Peter Thomson passed away Wednesday in Australia at age 88 after losing a four-year battle with Parkinson’s disease.
The Australian great won five British Opens between 1954 and 1965, with only Harry Vardon capturing more (six). Thomson won three straight Opens from 1954-56 and made it four of five with another title in ’58. His last Open triumph would come seven years later.
Thomson and Old Tom Morris are the only golfers to have won three consecutive Opens.
Thomson won only one other time on the PGA Tour, where he found limited success, but piled up victories elsewhere. He is credited with 89 titles worldwide.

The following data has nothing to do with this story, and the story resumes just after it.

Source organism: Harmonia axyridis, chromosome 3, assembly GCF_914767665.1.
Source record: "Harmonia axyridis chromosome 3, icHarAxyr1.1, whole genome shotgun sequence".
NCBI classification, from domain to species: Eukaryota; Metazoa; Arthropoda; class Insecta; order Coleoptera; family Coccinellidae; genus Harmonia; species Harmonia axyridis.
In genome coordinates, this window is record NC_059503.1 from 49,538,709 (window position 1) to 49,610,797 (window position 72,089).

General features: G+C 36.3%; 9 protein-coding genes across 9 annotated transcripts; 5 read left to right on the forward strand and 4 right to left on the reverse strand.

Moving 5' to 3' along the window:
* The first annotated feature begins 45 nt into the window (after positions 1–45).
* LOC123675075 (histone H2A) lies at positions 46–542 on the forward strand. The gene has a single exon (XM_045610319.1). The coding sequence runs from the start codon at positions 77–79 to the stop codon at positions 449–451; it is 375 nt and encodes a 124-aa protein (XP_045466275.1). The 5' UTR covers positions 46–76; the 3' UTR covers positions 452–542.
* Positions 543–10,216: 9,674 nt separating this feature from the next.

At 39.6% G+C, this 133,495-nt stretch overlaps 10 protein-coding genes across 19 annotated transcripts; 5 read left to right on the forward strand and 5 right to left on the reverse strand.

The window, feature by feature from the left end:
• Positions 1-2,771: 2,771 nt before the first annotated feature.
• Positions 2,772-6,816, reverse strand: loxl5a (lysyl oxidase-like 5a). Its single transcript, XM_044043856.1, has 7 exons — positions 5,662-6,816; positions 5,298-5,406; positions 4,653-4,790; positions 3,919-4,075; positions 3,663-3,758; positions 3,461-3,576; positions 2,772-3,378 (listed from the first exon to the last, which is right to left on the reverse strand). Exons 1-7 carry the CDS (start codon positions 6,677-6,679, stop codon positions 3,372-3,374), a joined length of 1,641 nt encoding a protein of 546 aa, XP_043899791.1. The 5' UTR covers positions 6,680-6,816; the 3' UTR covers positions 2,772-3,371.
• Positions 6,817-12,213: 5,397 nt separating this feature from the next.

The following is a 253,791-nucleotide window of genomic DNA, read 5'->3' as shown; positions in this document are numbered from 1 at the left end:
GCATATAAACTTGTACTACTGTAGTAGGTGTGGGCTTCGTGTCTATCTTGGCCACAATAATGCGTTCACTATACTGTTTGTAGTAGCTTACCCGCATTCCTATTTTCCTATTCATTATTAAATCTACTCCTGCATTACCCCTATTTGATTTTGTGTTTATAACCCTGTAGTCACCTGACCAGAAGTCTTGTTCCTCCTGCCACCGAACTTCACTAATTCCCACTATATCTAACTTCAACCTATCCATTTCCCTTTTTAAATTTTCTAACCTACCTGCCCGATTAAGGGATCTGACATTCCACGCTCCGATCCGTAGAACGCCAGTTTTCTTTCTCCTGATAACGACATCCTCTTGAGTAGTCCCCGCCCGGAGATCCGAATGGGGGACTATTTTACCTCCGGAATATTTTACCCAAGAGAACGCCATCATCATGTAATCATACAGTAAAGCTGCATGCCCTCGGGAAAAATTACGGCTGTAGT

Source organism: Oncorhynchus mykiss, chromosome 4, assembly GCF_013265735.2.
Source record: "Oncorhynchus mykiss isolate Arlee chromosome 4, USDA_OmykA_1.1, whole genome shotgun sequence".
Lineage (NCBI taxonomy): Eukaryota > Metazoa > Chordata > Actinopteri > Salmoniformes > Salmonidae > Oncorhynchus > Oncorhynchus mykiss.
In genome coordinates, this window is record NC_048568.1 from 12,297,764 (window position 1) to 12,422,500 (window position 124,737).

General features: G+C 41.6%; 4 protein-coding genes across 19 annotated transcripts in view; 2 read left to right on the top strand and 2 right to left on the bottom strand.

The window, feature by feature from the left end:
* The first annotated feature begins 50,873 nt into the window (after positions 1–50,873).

Victories in competitive golf weren’t Thomson’s only source of contribution to the game. He served as president of the Australian PGA for 32 years and was a prolific course designer. Before he stepped aside for retirement in 2016, Thomson undertook more than 200 new courses and renovations in 30 countries.
Thomson is credited with also helping establish the Asian Tour and he wrote for media outlets for more than 60 years. He was named a Commander of the Order of the British Empire in 1979 and became an Officer of the Order of Australia in 2001.
He was inducted into the World Golf Hall of Fame in 1988.
Funeral arrangements have not yet been announced.
Peter is survived by his wife, Mary, son, Andrew, and daughters, Deirdre Baker, Pan Prendergast and Fiona Stanway, their spouses, 11 grandchildren and four great grandchildren.